Palmer vows to run for PM if Abbott calls double dissolution
CLIVE Palmer is daring Prime Minister Tony Abbott to take his tough budget back to the people in a double dissolution election, tweeting this morning that his Palmer United Party would run candidates in all lower house seats, with Mr Palmer himself running for the top job.
Mr Palmer tweeted: "If @TonyAbbottMHR wants to call a double dissolution election @PalmerUtdParty will stand in all lower house seats & I'll run for PM #AUSPOL".
It is the last thing the government needs after handing down its no-pain, no-gain budget on Tuesday night.
Opposition Leader Bill Shorten warned overnight in his budget reply speech that Labor's resolve would not shrink if faced with another election.
Mr Shorten accused the government of ambushing and betraying the Australian people who now "feel shocked and angry" at the detail of cuts in Treasurer Joe Hockey's first budget.
"This is just the beginning, turning Australia into a place most of us won't recognise - colder, meaner, narrower," he said.
"This is a budget that would seek to demolish the pillars of Australian society - universal Medicare, education for all, a fair pension, full employment."
The Treasurer later rejected Labor's budget fight, saying the Opposition was in denial over the true state of the economy and the work needing to be done.
Mr Shorten revealed Labor will oppose around $13 billion worth of cuts and tax hikes, including the changes to university funding and student support.
Cuts to pensions and family benefits, the $2.3 billion fuel excise increases, delays on Newstart payments and the $7 GP fee are all on Labor's no list.
Mr Palmer took to the airwaves yesterday to make a plea for government that had a focus beyond money.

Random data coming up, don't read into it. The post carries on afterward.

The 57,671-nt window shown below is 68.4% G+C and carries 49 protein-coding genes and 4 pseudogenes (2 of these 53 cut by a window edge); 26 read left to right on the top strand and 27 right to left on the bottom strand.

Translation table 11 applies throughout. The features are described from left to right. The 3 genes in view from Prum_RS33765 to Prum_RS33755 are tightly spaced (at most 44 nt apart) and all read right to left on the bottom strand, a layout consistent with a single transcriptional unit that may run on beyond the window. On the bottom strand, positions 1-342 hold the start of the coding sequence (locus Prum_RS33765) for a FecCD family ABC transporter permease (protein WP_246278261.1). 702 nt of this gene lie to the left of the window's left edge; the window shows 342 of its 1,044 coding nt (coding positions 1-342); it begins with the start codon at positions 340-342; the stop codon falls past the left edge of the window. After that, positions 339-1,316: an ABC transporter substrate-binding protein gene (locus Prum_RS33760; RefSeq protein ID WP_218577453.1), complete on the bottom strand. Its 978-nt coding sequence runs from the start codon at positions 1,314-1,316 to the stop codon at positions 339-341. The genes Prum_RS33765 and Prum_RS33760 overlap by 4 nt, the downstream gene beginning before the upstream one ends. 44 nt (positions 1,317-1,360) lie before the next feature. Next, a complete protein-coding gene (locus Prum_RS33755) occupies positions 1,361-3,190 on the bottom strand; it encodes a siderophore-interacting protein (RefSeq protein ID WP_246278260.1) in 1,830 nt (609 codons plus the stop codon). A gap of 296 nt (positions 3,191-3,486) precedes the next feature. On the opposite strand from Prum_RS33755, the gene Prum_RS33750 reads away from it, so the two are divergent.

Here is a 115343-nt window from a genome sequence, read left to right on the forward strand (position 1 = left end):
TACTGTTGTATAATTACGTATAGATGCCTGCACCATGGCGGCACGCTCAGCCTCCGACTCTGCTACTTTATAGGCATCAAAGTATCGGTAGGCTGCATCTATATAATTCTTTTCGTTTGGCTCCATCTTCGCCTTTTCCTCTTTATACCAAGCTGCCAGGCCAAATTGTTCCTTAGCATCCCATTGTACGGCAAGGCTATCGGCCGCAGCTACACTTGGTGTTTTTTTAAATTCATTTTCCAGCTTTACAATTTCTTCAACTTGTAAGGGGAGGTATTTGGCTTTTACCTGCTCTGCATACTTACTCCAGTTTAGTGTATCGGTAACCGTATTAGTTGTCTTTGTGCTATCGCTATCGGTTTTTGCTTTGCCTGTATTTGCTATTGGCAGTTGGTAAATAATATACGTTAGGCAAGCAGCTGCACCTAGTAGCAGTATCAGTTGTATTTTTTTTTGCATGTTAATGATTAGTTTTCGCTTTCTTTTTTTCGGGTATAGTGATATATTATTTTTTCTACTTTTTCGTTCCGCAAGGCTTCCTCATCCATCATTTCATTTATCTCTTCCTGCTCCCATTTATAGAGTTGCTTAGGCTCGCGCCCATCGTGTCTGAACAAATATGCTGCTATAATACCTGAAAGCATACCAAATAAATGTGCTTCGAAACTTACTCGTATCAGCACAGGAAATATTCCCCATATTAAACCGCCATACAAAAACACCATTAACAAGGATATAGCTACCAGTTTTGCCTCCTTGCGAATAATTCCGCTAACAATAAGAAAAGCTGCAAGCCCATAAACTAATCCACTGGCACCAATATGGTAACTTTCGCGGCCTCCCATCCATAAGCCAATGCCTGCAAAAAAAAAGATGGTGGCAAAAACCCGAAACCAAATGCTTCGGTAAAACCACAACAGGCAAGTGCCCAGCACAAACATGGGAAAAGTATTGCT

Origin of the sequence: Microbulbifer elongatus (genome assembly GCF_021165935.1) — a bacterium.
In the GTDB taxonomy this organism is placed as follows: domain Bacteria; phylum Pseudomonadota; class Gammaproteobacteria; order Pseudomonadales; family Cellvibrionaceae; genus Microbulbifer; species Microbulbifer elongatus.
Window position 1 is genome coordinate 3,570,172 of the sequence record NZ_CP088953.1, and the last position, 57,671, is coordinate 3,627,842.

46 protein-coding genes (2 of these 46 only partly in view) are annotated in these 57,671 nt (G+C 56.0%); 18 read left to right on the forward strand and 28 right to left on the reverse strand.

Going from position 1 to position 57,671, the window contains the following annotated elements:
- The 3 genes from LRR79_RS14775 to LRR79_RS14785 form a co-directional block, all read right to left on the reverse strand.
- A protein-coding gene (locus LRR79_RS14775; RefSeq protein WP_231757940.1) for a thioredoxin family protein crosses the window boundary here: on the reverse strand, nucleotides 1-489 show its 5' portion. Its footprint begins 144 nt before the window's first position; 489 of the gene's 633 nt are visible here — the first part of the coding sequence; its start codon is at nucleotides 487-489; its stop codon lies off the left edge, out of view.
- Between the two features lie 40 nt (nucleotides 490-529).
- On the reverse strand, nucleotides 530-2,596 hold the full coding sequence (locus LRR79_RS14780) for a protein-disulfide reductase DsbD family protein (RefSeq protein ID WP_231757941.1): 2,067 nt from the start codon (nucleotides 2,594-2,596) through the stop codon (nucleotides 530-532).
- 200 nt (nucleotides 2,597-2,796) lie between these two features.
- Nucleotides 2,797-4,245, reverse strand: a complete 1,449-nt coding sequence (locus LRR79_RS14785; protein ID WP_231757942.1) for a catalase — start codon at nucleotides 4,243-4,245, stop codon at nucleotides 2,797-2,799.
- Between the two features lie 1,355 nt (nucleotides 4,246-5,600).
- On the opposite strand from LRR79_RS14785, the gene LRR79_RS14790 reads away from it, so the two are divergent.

The mining and tourism magnate turned MP took aim at the politicians, saying many failed to look at things honestly and lied to people.
Speaking on the ABC's AM program, the Fairfax MP said Australia's debt was the third lowest in the OECD and it remained one of only 13 countries that retained a Triple A credit rating.
"I think all the other countries of the world would be envious of that position," he said.
Yesterday, Mr Palmer said none of the government's claims of a debt crisis washed as excuses for people who had paid their taxes over 50 years to find themselves abandoned by the government in the twilight of their life.
"We must stand for more than money," the multi-millionaire said.
"You know the gross domestic product measures a lot of things. It measures the cost of ambulances that take the carnage from our road, the cost of our prisons, our armies, the cost of our courts, the cost of locks to lock people up.
"But it doesn't measure the smile on a child's face in the morning, the integrity of marriage, the incorruptibility of our public officials. It doesn't measure any of the things that make life worth living.
"So our country, our Commonwealth is much more than an economic formula. It's people."
Rejecting the government's push to shift the retirement age to 70 he said parliamentary superannuation eligibility should be linked to the pension age.